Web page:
January 31, 2016

Continuing on with my work based around shaders and panoramic projection (read the making of ‘Temples’ ).  In this this video, rather than animate the camera / spherical projection manually in After Effects, I made the camera purely random and generative, by adding noise() expressions to latitude, longitude, rotation and zoom.

Here’s a still of a panoramic frame..



also, here’s a final frame from the video – it’s more to show the detail unfortunately lost in Vimeo’s compression.  There’s a lot of fine, fast moving detail which is sacrificed.

Screen Shot 2016-01-31 at 14.10.51


January 22, 2016

Procedurally generated ancient ruins, in a single 360 panoramic tracking shot. Rendered entirely in a shader on a graphics card GPU.

I accidentally discovered a terrain generation algorithm (using ray marching) which seemed to closely resemble architectural structures in disrepair. They could easily pass for Greek, Roman, Hindu or Egyptian. You can see columns, pillars, archways and decorative carvings… generated purely from a few lines of code and math.

The animation was created using a single tracking shot, rendered in 4K equirectangular format. This allowed me to direct the camera in post production using stereographic projection – allowing fisheye and ‘little planet’ views, as well as conventional looking camera views.

Here’s one of the 4k equirectangular frames – you can load this into any 360 panoramic viewing software.


Software / resources:

Processing ( & GLSL shaders (inspiration & hacked code from, and Little Planets plugin for After Effects (by subblue).

Music – Philip Glass – String Quartet No. 3 “Mishima” , VI. Performed by the Carducci Quartet.

360 Fractal / Landscape art

January 19, 2016

Been getting further into creating VR worlds using GLSL shaders, fractal / ray marching, using Processing.  I took the rendered outputs and used 360 viewing software to find some interesting stand alone compositions.

Here’s how some of the initial 360 / 180 fov scenes look..

test-003275 test-003981 vrland vrland2


and here’s how they look when playing around with a 360 panoramic viewer..

Tue-Jan-19-16_38_35-2016 Tue-Jan-19-16_40_29-2016 Tue-Jan-19-16_41_22-2016 Tue-Jan-19-16_42_48-2016 Tue-Jan-19-16_43_40-2016 Tue-Jan-19-16_54_29-2016 Tue-Jan-19-16_54_41-2016 Tue-Jan-19-16_54_59-2016

Tue-Jan-19-17_24_31-2016 Tue-Jan-19-17_25_25-2016 Tue-Jan-19-17_25_45-2016 Tue-Jan-19-17_26_16-2016 Tue-Jan-19-17_26_32-2016 Tue-Jan-19-17_26_57-2016 Tue-Jan-19-17_28_55-2016

Tue-Jan-19-16_52_39-2016 Tue-Jan-19-16_53_21-2016

VR Fractal

January 14, 2016

Have been getting back into Processing, and also GLSL shader graphics. It’s amazing how far generative shader graphics have come, visit to see what I mean.

They mostly use ‘Ray Marching’ which is a very quick 3D rendering process which can also deliver high quality lighting and enormous detail. Perfect for procedural abstract / landscape. It’s the same tech I used for my Clouds in Cloudless Skies video.


Anyway, I’ve been hacking together code from shadertoy and trying to get them to work as 360 VR panoramic videos.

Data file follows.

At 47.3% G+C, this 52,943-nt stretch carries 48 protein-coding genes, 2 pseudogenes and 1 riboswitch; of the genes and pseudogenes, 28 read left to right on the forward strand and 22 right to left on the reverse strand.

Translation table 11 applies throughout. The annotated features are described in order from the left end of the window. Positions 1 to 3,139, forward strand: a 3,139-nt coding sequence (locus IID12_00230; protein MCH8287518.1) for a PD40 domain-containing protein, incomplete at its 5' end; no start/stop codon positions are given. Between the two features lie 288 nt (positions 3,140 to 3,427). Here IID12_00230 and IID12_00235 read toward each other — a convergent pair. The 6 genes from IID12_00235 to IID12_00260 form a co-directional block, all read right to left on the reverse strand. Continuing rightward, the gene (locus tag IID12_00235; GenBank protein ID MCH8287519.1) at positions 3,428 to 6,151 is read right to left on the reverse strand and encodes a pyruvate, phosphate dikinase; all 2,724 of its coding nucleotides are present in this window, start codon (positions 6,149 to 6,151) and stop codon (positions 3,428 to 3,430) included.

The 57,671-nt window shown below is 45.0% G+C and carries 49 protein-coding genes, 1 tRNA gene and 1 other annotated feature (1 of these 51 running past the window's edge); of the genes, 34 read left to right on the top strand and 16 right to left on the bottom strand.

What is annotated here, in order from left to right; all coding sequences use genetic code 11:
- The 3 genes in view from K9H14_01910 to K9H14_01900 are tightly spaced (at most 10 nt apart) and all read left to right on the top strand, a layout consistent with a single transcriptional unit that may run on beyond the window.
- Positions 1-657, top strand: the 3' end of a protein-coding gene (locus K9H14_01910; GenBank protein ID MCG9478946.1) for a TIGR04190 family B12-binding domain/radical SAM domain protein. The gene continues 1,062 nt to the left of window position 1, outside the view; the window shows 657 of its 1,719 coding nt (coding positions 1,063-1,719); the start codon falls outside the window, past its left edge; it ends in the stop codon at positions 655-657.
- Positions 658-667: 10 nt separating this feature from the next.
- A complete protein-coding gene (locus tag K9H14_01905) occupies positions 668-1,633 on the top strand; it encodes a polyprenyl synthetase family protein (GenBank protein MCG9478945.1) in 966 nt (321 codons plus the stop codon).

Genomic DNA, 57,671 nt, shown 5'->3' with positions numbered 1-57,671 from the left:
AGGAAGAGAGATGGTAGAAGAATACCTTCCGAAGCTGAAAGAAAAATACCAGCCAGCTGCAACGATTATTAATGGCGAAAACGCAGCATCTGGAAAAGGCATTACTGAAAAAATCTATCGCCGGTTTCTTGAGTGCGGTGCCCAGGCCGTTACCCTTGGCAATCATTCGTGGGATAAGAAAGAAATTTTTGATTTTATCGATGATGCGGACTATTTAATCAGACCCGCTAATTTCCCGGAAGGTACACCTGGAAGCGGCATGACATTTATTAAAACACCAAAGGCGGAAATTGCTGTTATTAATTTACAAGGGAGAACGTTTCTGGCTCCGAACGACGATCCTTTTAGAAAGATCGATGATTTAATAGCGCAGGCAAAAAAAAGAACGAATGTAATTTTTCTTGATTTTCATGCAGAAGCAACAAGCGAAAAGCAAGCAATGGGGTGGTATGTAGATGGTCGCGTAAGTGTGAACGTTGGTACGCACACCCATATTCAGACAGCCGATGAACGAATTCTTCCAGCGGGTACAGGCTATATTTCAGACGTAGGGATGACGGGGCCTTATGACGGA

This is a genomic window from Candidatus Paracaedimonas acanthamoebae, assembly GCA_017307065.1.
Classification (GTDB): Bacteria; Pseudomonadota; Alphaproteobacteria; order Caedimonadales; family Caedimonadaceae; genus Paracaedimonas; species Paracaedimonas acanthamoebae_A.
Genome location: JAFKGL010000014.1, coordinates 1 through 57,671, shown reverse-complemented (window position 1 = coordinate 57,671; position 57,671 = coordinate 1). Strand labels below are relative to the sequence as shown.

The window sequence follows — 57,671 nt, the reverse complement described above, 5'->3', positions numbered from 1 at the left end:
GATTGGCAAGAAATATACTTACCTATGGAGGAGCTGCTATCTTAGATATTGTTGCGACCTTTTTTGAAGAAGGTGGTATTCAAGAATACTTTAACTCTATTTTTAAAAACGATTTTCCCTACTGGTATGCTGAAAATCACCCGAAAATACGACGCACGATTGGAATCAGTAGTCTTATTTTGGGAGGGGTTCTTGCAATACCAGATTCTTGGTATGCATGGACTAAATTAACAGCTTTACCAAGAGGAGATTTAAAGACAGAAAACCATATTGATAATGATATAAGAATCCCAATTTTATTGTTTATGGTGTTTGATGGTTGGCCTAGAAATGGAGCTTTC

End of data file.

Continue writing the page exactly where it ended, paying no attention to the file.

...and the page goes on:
This is what I’ve come up with, a 360 VR fractal..

You’ll need a VR compatible browser such as Firefox or Chrome, or you can view it with or without a Google Cardboard on your phone directly inside the YouTube app.



Humans of the World

November 22, 2015


This is a project I’m currently trying to get funding for.  Essentially it’s to fund me as an artist to create digital portraits of ordinary people in the news.  It will be updated regularly on this Twitter page –

It is hoped that the artist (me) will engage with the public to find unique and interesting stories in the news about ordinary people in extraordinary circumstances, the unsung heroes and the forgotten.

I have developed an abstract digital technique, using code, math and algorithms, to create complex interweaving patterns which are ‘shaded’ by an underlying photo.  The final image relies on the ‘when you see it’ effect – in that it’s not immediately apparent who or what you are looking at exactly, but when you ‘see it’, then a drama is added to the experience.

We are all too familiar with the modern day photo of someone in the news, either the cold realism of digital photography, or the forgettable banality of a selfie and mobile camera shot, but it is hoped that this style of abstract, digital portraiture, can serve to uniquely immortalise the person portrayed, through the power of artistic interpretation.

The images themselves also have layers of symbolic and metaphorical meaning, reflecting the persons nature, and / or the events with which they were involved.

This is an experiment in how an artist responds to and interprets the news, charting events and the people involved, for a period of a year.  An artistic recording of history.

A dialogue between a social media following is important in not only finding stories, but also in engaging with the artist in developing visual techniques and suggestions of symbolism for each new work.

It is imagined that a new portrait would be created each week from the news, and after a year – the 52 portraits would form an exhibition piece, and could be further developed into an animated film with commissioned soundtrack.

Here are three portraits from recent news stories I used to prototype the project, currently live on the Twitter page with links to the original news sources.  You can see the original photo bottom right, which is used to ‘shade’ the abstracted composition.